from Twitter

From Twitter: Still dreaming of Minecraft

from Twitter

From Twitter: getting to grips with ITFF, part #124

from Twitter

Can you decide what a normal day is, never mind a normal life ….. ?

My colleague, Thusha Rajendran, presenting at a TEDx event recently. He’s very tech-orientated, like myself. One of his arguments is that we should not be so quick to decide on a level of what is “normal” as humanity needs us all to understand what we are if we are to ever reach our full potential.

Continue reading “Can you decide what a normal day is, never mind a normal life ….. ?”

Post-humanism and IRL

Post-humanism suggests to me that we were human to start with, and that we’re going to be something different (soon?).  In Prof. Bayne’s paper in this block, we are examining the use of words and our acceptance of them through ideological and cultural norms. Post-humanism is equally loaded. If we’ve always been using tools, then we’ve always been human, and continuing to use them doesn’t change that.

It’s like gamers talking about “IRL”. In real life. Most gamers I know, and have grown up with through the communities of 18 years or more, have dropped that term for the most part. Our use of games has not changed, and it is very much part of our life. The fact that old folks homes now recognise some benefits in gaming is of note. It is RL now. I think that there is probably a lot more to understand about post-humanism, so I’ll see how many understanding develops over the next few weeks.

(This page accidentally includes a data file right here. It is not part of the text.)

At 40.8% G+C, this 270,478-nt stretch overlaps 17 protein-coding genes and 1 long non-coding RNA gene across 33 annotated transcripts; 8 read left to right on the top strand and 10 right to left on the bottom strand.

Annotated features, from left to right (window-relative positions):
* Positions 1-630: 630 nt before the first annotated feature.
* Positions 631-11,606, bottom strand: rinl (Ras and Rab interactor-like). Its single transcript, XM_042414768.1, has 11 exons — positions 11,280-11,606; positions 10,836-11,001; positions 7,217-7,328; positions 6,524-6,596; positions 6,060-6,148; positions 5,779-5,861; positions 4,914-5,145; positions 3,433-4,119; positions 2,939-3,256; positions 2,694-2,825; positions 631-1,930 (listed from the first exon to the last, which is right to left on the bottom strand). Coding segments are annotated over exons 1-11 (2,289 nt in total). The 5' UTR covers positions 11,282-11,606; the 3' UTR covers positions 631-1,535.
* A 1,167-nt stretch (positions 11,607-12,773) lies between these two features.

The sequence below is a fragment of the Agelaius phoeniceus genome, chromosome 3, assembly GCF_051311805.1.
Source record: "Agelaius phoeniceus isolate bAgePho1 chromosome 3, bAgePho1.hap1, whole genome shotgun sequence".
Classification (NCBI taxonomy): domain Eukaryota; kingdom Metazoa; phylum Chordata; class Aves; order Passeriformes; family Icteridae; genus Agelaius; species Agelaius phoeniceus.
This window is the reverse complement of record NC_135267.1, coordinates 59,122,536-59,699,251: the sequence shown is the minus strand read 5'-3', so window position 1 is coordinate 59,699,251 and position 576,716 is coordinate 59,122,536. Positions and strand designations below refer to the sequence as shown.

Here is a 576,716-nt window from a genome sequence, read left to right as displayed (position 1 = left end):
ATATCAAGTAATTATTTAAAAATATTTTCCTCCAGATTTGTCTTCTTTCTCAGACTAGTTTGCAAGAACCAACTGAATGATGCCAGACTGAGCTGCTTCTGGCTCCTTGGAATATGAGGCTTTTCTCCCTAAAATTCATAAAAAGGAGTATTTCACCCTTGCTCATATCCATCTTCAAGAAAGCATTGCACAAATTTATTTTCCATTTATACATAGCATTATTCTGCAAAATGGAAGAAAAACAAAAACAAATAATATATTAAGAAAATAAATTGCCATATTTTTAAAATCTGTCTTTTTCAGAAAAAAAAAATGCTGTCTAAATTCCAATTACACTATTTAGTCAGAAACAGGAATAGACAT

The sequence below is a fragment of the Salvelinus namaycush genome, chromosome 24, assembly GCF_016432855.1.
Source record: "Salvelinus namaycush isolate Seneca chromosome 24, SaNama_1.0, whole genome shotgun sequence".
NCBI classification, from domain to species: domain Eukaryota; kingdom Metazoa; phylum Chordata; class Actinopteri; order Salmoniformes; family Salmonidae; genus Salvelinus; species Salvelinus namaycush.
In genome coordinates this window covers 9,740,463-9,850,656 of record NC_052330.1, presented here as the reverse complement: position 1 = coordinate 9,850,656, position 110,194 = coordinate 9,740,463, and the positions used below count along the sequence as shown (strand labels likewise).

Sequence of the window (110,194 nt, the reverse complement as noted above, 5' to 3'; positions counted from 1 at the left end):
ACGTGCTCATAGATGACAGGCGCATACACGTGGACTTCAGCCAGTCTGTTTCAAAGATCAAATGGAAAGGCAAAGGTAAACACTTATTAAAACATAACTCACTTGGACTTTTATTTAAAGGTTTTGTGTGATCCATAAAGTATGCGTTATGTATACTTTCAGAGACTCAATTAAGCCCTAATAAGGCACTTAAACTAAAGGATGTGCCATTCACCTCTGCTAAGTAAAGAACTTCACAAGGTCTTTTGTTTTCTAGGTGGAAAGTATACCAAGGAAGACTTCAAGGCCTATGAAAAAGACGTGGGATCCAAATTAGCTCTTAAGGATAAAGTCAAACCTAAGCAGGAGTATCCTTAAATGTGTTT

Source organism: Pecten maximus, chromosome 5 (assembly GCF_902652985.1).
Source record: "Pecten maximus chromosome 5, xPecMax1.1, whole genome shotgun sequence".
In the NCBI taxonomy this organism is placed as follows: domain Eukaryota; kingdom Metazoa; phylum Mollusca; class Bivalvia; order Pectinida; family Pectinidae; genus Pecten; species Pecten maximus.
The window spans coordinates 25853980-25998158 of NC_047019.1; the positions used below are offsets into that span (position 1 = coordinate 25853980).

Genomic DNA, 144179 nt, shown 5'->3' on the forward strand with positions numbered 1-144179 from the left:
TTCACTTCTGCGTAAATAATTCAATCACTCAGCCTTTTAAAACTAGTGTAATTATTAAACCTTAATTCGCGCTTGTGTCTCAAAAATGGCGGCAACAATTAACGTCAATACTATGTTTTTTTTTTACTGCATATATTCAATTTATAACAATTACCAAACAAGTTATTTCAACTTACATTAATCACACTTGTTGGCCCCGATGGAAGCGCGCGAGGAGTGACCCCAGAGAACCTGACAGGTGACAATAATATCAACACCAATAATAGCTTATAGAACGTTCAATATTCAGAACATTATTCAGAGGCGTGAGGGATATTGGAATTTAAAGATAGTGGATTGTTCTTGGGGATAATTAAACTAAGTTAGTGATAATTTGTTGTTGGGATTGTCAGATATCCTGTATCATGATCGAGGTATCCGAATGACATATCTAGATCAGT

Bayne, S. (2014) What’s the matter with ‘Technology Enhanced Learning’? Learning, Media and Technology, DOI: 10.1080/17439884.2014.915851

Miller, V. (2011) Chapter 9: The Body and Information Technology, in Understanding Digital Culture. London: Sage. 

image from

Week 1 – round up

I love “new” technology. I love talking and reading about technology. Working with technology excites me because it’s always changing. I gave up on twitter some time ago for all but complaining visibly about poor customer service.  The physical act of posting in twitter represent a return for me to “old” technology, which I need to get over.